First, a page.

‘How do you take an experience this vivid and explain it to someone who hasn’t lived it?’. A fair question, posed atop a rocky crag looking out at a scene that looked for all the world like someone had dropped it into place like the backdrop to a play. It was a question posed to me by Andrea just days from the end of a yearlong, ‘world-long’, tour and was referencing more than just the mountains, glaciers, valleys, lava fields and rivers before us.
Andrea, Peter, Sydney and Tobin, our friends from Canada, the ones we first met in Cambodia nearly 6 months ago, were to head home in just a few days’ time. Iceland, the country upon whose rocky crag Andrea and I were sitting at the time, was the seventh country we had visited together, but I was still unprepared for the question.
I should have said something like, ‘You probably shouldn’t try. Save the best bits for yourself and try and take your new found perspective back into life at home’ (with thanks to the wisdom of Rolf Potts and ‘Vagabonding’). I didn’t though. What I did say flippantly was, ‘you can’t and going home is going to suck’, which fortunately made Andrea laugh, cause I’m not sure what I would have done if it had made her cry!
The rocky crag on which we sat was roughly half way along the ‘La-ha-ha-ha’ trail in southern Iceland. It was an extraordinary spot in an extraordinary landscape, with 360 degree views, crystal clear air and a light but cold breeze biting around the edge of jackets, thermals and beanies. I mean ‘toques’.
It’s not really called the La-ha-ha-ha trail, but that was the best we, collectively, could manage. To foreigners the arrangement of consonants in the Icelandic tongue is as foreign as the landscape itself. The trail’s real name is, Laugavegur, but if you say it like it reads no self-respecting descendent of the Vikings will give you any credit.
Andrea made a determined effort at proper pronunciation at the trail head by asking a ranger to say it slowly three times over. She came away lolling her tongue in her mouth like it was swollen from a bee sting, rolling her eyes backward in her head and stuttering while spraying forth a fair volume of spittle. It was funny, and we all agreed that ‘La-ha-ha-ha’ would suffice.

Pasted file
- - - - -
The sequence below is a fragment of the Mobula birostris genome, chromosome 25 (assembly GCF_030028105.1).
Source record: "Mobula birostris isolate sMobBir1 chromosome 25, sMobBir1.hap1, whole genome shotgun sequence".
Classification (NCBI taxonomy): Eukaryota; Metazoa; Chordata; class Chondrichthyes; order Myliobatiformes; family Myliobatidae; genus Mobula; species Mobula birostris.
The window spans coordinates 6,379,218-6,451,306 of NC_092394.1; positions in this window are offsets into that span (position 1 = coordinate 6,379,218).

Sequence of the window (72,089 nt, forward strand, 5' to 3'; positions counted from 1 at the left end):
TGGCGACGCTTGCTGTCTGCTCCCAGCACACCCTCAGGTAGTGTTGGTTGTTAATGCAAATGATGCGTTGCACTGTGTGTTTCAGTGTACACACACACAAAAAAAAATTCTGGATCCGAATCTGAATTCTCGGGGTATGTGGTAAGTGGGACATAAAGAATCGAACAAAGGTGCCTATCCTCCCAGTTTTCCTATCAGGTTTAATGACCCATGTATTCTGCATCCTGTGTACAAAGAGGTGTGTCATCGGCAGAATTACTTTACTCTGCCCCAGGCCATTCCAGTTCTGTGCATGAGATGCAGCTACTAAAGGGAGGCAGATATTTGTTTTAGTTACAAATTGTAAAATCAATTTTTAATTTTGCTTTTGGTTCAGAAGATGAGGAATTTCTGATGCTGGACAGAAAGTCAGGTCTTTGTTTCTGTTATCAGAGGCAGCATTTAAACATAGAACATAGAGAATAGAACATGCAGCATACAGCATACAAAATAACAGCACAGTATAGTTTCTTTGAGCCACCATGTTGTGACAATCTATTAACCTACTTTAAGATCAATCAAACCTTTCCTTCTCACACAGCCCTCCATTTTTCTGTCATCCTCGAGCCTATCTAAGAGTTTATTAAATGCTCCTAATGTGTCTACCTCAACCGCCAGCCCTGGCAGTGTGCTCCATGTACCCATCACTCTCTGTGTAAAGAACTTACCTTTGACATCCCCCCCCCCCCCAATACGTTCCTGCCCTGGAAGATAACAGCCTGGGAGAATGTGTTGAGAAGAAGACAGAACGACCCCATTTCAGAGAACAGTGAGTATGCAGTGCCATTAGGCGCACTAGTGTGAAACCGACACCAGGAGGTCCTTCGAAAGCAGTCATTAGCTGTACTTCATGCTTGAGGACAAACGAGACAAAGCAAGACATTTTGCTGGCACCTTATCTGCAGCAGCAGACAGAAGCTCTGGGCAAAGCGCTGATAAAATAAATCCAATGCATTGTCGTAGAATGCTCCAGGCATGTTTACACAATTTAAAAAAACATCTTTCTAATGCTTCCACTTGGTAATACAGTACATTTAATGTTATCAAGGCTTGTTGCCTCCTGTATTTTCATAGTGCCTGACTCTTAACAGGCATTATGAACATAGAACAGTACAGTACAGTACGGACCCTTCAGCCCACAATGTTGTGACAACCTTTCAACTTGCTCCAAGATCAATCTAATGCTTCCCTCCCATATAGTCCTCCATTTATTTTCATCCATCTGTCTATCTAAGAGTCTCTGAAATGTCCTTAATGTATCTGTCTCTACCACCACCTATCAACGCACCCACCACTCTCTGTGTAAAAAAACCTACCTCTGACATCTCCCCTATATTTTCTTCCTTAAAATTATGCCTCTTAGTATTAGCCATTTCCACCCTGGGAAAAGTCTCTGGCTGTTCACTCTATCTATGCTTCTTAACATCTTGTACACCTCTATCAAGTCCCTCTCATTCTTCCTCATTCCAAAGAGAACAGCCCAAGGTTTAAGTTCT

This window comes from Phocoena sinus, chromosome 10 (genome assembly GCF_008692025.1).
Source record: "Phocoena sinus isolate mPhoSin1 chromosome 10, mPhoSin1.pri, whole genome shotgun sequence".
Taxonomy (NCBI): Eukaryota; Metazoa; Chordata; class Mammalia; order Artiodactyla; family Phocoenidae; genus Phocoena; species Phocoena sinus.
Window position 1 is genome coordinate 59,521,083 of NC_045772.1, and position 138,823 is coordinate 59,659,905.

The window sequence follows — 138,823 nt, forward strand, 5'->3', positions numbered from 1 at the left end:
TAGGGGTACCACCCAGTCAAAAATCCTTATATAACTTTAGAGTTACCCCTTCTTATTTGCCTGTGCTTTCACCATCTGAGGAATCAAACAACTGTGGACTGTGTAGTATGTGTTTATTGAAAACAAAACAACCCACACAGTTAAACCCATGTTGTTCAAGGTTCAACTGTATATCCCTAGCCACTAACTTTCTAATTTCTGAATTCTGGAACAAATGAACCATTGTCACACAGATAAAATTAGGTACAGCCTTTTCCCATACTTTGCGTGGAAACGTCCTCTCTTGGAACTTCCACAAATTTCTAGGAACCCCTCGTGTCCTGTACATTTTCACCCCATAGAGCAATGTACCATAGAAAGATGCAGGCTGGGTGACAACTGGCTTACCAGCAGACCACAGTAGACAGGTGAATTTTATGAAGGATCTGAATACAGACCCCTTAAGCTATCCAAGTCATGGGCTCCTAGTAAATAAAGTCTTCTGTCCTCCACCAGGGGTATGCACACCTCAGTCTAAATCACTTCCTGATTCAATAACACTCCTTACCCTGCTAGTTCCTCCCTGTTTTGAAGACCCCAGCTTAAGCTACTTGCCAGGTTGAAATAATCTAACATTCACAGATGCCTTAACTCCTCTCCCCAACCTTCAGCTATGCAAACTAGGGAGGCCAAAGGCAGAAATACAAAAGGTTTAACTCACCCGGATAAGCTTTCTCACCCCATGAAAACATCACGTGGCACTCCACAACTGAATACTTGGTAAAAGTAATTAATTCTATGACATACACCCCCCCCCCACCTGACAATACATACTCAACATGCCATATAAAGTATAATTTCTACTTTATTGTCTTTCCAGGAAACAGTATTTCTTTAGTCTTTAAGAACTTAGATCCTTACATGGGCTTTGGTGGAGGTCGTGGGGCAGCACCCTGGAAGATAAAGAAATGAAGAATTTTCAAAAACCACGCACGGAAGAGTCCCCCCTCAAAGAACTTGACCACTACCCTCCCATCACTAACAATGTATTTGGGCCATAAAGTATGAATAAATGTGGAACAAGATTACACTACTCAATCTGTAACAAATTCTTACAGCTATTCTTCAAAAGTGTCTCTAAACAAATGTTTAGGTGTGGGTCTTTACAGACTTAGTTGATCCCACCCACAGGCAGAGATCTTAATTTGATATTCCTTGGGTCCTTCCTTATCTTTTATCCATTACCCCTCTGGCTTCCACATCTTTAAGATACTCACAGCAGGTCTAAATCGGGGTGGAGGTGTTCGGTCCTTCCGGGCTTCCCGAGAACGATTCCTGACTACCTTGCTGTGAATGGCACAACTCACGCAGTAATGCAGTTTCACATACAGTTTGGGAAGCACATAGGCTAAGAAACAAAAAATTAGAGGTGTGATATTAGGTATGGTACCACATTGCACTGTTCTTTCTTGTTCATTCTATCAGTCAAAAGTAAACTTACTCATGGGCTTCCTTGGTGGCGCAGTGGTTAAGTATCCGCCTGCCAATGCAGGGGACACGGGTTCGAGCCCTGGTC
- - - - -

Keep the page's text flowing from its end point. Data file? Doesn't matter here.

The hike is 55 kilometres from Landmannlauger in the North to Thorsmork in the south. Like so many other places we have been it was stunningly beautiful, but it is not like ANY other place we’ve been. Not a bit. There is a natural tendency when exploring to relate what’s before you to somewhere else, but here every time I went to say ‘it’s like…’, my mind drew a blank.
The trail climbs 490m on the first day through lava fields and barren hills scorched by steaming volcanic vents in the earth. ‘It’s like the earth farted’ Peter declared to the particular amusement of the younger contingent. The second day saw us take a stroll across snowy alpine plateaus where sunlight illuminated the hills with dark brooding hills behind before a dramatic descent into what called to my mind images of ‘the promised land’.
Day three saw us wandering through the valleys of this ‘promised land’ past creeks and rivulets lined with electric green moss and crossing glacially fed rivers which gave us ‘ice-cream’ headaches in our feet. On day four we hiked a circuitous course to avoid being blocked by a spectacular canyon, worthy of the name, and into a landscape which one imagines was what Tolkein had in mind when he dreamt up Mordor. Vast fields of black volcanic rubble leading to and surrounded by volcanoes – Mt Doom!